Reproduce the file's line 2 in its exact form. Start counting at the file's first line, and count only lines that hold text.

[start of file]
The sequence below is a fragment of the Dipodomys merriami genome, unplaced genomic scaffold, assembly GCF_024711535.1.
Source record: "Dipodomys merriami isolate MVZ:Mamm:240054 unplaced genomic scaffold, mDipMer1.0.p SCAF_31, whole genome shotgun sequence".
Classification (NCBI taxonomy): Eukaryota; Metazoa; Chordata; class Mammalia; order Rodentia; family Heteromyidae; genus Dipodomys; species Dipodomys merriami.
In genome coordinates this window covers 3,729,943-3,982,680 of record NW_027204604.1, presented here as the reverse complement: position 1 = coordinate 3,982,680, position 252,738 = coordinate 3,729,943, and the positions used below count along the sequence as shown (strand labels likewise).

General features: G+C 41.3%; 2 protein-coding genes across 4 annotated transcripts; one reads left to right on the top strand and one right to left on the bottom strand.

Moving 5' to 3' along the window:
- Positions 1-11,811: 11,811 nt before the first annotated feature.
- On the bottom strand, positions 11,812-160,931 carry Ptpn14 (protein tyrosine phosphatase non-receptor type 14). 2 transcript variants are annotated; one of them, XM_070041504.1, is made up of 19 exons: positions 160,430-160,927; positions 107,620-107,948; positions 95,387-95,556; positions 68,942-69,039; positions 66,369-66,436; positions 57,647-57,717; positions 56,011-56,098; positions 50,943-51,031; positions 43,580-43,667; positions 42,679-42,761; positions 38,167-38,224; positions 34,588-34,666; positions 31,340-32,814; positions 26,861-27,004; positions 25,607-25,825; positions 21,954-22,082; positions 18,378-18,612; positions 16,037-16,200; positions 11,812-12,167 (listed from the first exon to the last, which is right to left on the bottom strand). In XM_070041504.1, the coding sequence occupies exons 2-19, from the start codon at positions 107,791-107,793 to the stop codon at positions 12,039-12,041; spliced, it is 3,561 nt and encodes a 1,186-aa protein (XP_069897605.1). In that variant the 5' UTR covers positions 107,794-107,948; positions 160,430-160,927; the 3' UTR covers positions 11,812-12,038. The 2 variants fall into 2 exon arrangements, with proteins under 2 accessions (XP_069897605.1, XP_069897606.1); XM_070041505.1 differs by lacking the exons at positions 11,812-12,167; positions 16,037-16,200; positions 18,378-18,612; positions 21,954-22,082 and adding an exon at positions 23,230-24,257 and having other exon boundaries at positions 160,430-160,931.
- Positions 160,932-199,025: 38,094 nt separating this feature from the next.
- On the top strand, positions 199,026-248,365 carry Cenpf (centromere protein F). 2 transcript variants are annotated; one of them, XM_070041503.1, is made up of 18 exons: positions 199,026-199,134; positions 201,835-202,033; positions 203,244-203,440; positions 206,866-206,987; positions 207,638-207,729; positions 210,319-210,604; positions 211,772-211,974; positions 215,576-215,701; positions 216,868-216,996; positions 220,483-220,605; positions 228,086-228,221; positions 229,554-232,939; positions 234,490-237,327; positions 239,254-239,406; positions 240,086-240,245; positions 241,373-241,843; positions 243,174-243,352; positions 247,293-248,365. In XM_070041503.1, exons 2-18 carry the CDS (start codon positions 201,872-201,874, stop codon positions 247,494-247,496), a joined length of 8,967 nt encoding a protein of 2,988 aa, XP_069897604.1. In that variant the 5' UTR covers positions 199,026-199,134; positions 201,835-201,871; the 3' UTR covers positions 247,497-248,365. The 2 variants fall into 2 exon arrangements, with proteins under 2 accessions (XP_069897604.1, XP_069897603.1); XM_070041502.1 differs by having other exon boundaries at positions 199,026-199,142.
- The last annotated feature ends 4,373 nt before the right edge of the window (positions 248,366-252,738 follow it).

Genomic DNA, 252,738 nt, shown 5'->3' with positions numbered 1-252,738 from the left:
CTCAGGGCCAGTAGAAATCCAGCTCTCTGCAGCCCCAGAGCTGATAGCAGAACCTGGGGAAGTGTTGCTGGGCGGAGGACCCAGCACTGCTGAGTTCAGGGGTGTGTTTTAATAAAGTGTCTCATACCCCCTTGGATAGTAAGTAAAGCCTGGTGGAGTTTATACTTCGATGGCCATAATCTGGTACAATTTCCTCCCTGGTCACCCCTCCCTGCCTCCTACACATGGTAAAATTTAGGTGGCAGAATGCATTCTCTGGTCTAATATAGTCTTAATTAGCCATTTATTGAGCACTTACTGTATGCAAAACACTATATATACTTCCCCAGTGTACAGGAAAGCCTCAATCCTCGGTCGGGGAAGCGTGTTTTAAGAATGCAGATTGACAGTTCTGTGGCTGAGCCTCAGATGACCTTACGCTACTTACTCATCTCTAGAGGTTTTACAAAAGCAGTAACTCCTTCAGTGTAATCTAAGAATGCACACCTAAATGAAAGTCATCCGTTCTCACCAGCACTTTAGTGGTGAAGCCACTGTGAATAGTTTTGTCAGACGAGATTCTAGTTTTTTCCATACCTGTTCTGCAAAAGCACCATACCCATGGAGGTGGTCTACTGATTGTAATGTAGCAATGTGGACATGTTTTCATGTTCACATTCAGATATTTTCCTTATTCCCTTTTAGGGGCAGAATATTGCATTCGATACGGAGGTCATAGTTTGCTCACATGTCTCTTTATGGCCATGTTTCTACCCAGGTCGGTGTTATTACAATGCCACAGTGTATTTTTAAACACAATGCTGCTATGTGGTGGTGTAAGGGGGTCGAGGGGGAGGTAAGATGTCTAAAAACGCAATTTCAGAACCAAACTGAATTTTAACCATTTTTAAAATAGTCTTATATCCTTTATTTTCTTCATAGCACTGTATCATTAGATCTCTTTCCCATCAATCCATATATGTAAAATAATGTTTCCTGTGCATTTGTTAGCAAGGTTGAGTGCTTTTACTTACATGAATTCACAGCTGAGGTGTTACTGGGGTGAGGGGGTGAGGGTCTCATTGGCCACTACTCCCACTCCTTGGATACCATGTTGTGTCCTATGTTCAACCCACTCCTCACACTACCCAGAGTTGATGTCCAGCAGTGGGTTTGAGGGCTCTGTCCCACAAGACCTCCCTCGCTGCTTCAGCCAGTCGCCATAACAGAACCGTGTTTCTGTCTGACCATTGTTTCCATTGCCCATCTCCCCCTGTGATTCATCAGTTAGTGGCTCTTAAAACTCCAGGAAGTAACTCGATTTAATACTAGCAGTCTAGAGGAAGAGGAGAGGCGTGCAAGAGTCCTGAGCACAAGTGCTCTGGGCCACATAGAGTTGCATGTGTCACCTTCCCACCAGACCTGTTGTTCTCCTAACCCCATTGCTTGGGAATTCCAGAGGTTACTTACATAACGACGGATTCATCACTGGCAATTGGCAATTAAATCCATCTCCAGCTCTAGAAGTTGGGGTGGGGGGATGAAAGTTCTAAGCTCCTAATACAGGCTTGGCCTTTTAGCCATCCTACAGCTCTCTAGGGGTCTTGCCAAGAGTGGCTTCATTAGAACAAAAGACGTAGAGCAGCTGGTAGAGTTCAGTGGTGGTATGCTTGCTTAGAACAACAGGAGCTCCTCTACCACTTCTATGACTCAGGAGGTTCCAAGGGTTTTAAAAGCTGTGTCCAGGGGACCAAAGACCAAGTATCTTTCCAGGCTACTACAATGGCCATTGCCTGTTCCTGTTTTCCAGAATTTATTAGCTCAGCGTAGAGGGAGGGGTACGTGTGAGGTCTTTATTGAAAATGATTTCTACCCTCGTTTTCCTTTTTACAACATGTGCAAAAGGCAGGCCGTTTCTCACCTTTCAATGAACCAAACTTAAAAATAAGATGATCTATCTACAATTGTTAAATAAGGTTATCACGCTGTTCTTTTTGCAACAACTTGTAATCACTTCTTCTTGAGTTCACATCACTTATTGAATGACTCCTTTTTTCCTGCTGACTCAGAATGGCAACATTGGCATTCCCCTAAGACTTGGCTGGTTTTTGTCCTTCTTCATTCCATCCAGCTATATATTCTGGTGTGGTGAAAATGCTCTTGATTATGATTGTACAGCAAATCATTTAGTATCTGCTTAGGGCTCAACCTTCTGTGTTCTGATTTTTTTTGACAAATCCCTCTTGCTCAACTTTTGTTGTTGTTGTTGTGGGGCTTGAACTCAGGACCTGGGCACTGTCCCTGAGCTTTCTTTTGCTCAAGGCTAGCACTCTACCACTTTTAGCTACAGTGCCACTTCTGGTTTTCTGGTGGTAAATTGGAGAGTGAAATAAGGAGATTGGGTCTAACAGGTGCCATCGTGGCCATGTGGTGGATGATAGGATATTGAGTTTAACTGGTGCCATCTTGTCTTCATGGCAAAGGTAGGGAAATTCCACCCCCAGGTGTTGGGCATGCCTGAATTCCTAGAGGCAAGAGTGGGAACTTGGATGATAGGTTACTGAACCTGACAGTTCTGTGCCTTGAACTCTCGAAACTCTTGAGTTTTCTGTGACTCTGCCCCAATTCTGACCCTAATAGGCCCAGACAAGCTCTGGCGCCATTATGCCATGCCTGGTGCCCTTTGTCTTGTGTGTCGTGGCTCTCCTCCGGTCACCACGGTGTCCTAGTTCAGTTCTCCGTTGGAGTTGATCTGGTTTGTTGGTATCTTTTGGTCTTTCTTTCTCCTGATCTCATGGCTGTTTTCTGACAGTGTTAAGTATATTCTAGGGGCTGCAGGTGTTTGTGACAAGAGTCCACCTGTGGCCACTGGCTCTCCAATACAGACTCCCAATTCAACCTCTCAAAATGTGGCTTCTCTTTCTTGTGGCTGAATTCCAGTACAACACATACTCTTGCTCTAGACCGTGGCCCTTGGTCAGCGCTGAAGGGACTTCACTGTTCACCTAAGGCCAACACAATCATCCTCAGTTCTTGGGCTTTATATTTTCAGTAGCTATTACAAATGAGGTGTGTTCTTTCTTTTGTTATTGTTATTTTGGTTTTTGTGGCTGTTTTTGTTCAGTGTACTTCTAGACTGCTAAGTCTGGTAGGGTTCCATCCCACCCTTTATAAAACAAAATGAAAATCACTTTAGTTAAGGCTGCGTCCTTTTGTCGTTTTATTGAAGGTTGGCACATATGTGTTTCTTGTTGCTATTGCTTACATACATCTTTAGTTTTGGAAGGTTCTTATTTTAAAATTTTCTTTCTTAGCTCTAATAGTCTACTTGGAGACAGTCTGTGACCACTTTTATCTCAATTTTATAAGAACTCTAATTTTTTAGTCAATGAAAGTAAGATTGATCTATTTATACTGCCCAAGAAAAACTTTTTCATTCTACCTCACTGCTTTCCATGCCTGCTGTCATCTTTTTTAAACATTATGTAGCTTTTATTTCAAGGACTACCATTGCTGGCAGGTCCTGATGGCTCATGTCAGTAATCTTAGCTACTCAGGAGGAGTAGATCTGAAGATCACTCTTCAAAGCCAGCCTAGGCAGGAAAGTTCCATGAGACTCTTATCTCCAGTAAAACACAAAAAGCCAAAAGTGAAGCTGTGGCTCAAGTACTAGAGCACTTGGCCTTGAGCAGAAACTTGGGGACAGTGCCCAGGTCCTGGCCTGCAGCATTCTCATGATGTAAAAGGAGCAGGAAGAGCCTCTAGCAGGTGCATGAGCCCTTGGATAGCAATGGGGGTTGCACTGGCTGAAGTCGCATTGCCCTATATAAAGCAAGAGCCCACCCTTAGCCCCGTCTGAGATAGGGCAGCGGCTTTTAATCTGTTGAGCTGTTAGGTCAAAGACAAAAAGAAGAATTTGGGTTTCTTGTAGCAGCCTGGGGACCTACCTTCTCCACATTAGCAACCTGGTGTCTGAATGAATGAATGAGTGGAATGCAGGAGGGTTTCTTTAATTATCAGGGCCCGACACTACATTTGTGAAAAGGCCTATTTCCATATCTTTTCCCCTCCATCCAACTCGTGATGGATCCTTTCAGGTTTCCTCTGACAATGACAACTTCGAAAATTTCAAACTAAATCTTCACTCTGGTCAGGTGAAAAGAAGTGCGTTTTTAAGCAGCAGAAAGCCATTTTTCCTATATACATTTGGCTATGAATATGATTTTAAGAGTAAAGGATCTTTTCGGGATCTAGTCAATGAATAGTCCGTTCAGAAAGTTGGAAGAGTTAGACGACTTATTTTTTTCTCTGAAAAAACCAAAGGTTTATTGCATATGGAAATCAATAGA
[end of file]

Source record: "Dipodomys merriami isolate MVZ:Mamm:240054 unplaced genomic scaffold, mDipMer1.0.p SCAF_31, whole genome shotgun sequence".